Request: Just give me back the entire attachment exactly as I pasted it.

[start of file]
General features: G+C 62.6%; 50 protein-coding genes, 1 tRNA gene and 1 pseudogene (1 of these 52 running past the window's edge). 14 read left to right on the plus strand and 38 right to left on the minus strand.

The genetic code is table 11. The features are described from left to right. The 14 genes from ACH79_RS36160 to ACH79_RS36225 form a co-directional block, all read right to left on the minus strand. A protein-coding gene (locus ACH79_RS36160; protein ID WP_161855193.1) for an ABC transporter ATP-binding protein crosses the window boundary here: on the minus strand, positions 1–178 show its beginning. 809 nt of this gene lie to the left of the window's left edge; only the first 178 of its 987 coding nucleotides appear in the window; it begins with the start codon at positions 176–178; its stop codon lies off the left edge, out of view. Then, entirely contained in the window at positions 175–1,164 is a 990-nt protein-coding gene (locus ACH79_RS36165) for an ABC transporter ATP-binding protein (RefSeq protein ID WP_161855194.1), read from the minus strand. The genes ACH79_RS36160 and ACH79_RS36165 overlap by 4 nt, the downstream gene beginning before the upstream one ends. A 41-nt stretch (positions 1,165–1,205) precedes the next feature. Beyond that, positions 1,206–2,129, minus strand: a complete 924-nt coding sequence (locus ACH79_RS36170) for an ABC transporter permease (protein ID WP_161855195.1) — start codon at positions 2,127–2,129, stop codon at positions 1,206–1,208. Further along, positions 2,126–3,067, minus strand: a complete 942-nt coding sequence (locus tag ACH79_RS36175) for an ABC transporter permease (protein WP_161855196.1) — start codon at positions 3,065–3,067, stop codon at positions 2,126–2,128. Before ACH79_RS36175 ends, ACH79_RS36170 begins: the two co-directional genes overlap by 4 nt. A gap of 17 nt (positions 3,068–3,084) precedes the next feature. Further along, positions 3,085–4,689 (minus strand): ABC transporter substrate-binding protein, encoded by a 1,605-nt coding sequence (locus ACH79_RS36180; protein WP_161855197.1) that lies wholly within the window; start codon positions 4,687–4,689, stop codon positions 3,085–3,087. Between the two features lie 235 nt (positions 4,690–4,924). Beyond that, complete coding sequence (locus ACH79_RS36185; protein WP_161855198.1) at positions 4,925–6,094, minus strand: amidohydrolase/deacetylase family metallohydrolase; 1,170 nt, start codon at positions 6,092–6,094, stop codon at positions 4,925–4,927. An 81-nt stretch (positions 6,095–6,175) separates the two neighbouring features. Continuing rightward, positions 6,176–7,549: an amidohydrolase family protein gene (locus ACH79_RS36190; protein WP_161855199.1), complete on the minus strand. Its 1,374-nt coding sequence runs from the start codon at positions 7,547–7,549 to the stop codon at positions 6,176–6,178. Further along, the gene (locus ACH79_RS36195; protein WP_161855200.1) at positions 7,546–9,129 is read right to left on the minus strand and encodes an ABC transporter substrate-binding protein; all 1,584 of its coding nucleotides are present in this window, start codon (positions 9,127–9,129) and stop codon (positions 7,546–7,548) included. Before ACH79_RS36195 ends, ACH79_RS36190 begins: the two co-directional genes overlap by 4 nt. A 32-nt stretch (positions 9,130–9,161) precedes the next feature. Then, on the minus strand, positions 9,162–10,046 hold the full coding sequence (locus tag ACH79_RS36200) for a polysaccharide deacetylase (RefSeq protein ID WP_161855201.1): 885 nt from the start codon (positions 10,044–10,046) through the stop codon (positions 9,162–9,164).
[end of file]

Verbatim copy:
General features: G+C 62.6%; 50 protein-coding genes, 1 tRNA gene and 1 pseudogene (1 of these 52 running past the window's edge). 14 read left to right on the plus strand and 38 right to left on the minus strand.

The genetic code is table 11. The features are described from left to right. The 14 genes from ACH79_RS36160 to ACH79_RS36225 form a co-directional block, all read right to left on the minus strand. A protein-coding gene (locus ACH79_RS36160; protein ID WP_161855193.1) for an ABC transporter ATP-binding protein crosses the window boundary here: on the minus strand, positions 1–178 show its beginning. 809 nt of this gene lie to the left of the window's left edge; only the first 178 of its 987 coding nucleotides appear in the window; it begins with the start codon at positions 176–178; its stop codon lies off the left edge, out of view. Then, entirely contained in the window at positions 175–1,164 is a 990-nt protein-coding gene (locus ACH79_RS36165) for an ABC transporter ATP-binding protein (RefSeq protein ID WP_161855194.1), read from the minus strand. The genes ACH79_RS36160 and ACH79_RS36165 overlap by 4 nt, the downstream gene beginning before the upstream one ends. A 41-nt stretch (positions 1,165–1,205) precedes the next feature. Beyond that, positions 1,206–2,129, minus strand: a complete 924-nt coding sequence (locus ACH79_RS36170) for an ABC transporter permease (protein ID WP_161855195.1) — start codon at positions 2,127–2,129, stop codon at positions 1,206–1,208. Further along, positions 2,126–3,067, minus strand: a complete 942-nt coding sequence (locus tag ACH79_RS36175) for an ABC transporter permease (protein WP_161855196.1) — start codon at positions 3,065–3,067, stop codon at positions 2,126–2,128. Before ACH79_RS36175 ends, ACH79_RS36170 begins: the two co-directional genes overlap by 4 nt. A gap of 17 nt (positions 3,068–3,084) precedes the next feature. Further along, positions 3,085–4,689 (minus strand): ABC transporter substrate-binding protein, encoded by a 1,605-nt coding sequence (locus ACH79_RS36180; protein WP_161855197.1) that lies wholly within the window; start codon positions 4,687–4,689, stop codon positions 3,085–3,087. Between the two features lie 235 nt (positions 4,690–4,924). Beyond that, complete coding sequence (locus ACH79_RS36185; protein WP_161855198.1) at positions 4,925–6,094, minus strand: amidohydrolase/deacetylase family metallohydrolase; 1,170 nt, start codon at positions 6,092–6,094, stop codon at positions 4,925–4,927. An 81-nt stretch (positions 6,095–6,175) separates the two neighbouring features. Continuing rightward, positions 6,176–7,549: an amidohydrolase family protein gene (locus ACH79_RS36190; protein WP_161855199.1), complete on the minus strand. Its 1,374-nt coding sequence runs from the start codon at positions 7,547–7,549 to the stop codon at positions 6,176–6,178. Further along, the gene (locus ACH79_RS36195; protein WP_161855200.1) at positions 7,546–9,129 is read right to left on the minus strand and encodes an ABC transporter substrate-binding protein; all 1,584 of its coding nucleotides are present in this window, start codon (positions 9,127–9,129) and stop codon (positions 7,546–7,548) included. Before ACH79_RS36195 ends, ACH79_RS36190 begins: the two co-directional genes overlap by 4 nt. A 32-nt stretch (positions 9,130–9,161) precedes the next feature. Then, on the minus strand, positions 9,162–10,046 hold the full coding sequence (locus tag ACH79_RS36200) for a polysaccharide deacetylase (RefSeq protein ID WP_161855201.1): 885 nt from the start codon (positions 10,044–10,046) through the stop codon (positions 9,162–9,164).